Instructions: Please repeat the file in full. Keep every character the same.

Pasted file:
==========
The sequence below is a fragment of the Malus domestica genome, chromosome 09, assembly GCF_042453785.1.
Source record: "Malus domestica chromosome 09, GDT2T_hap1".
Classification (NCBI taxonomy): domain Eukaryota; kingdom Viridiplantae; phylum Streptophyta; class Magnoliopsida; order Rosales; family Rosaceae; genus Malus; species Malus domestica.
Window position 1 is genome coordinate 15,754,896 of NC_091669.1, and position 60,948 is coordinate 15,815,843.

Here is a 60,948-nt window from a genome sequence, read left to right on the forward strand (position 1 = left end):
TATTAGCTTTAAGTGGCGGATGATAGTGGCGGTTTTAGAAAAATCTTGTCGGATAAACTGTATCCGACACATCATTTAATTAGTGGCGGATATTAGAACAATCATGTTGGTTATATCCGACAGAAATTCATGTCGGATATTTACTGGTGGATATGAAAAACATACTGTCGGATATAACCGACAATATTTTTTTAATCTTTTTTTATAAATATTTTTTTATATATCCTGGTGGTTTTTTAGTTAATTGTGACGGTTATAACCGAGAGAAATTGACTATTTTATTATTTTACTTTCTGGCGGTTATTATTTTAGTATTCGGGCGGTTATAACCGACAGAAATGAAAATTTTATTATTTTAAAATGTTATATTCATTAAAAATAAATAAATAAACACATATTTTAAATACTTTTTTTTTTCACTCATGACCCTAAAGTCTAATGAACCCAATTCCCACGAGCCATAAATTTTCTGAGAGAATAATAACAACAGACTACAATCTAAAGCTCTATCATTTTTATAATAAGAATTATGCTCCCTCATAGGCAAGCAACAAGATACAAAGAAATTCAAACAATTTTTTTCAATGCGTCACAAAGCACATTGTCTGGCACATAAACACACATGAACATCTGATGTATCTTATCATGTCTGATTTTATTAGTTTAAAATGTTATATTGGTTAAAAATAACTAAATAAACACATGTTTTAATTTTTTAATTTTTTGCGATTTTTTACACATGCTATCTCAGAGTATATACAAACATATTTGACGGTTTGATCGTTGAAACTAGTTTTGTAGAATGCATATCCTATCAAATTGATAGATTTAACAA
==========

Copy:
The sequence below is a fragment of the Malus domestica genome, chromosome 09, assembly GCF_042453785.1.
Source record: "Malus domestica chromosome 09, GDT2T_hap1".
Classification (NCBI taxonomy): domain Eukaryota; kingdom Viridiplantae; phylum Streptophyta; class Magnoliopsida; order Rosales; family Rosaceae; genus Malus; species Malus domestica.
Window position 1 is genome coordinate 15,754,896 of NC_091669.1, and position 60,948 is coordinate 15,815,843.

Here is a 60,948-nt window from a genome sequence, read left to right on the forward strand (position 1 = left end):
TATTAGCTTTAAGTGGCGGATGATAGTGGCGGTTTTAGAAAAATCTTGTCGGATAAACTGTATCCGACACATCATTTAATTAGTGGCGGATATTAGAACAATCATGTTGGTTATATCCGACAGAAATTCATGTCGGATATTTACTGGTGGATATGAAAAACATACTGTCGGATATAACCGACAATATTTTTTTAATCTTTTTTTATAAATATTTTTTTATATATCCTGGTGGTTTTTTAGTTAATTGTGACGGTTATAACCGAGAGAAATTGACTATTTTATTATTTTACTTTCTGGCGGTTATTATTTTAGTATTCGGGCGGTTATAACCGACAGAAATGAAAATTTTATTATTTTAAAATGTTATATTCATTAAAAATAAATAAATAAACACATATTTTAAATACTTTTTTTTTTCACTCATGACCCTAAAGTCTAATGAACCCAATTCCCACGAGCCATAAATTTTCTGAGAGAATAATAACAACAGACTACAATCTAAAGCTCTATCATTTTTATAATAAGAATTATGCTCCCTCATAGGCAAGCAACAAGATACAAAGAAATTCAAACAATTTTTTTCAATGCGTCACAAAGCACATTGTCTGGCACATAAACACACATGAACATCTGATGTATCTTATCATGTCTGATTTTATTAGTTTAAAATGTTATATTGGTTAAAAATAACTAAATAAACACATGTTTTAATTTTTTAATTTTTTGCGATTTTTTACACATGCTATCTCAGAGTATATACAAACATATTTGACGGTTTGATCGTTGAAACTAGTTTTGTAGAATGCATATCCTATCAAATTGATAGATTTAACAA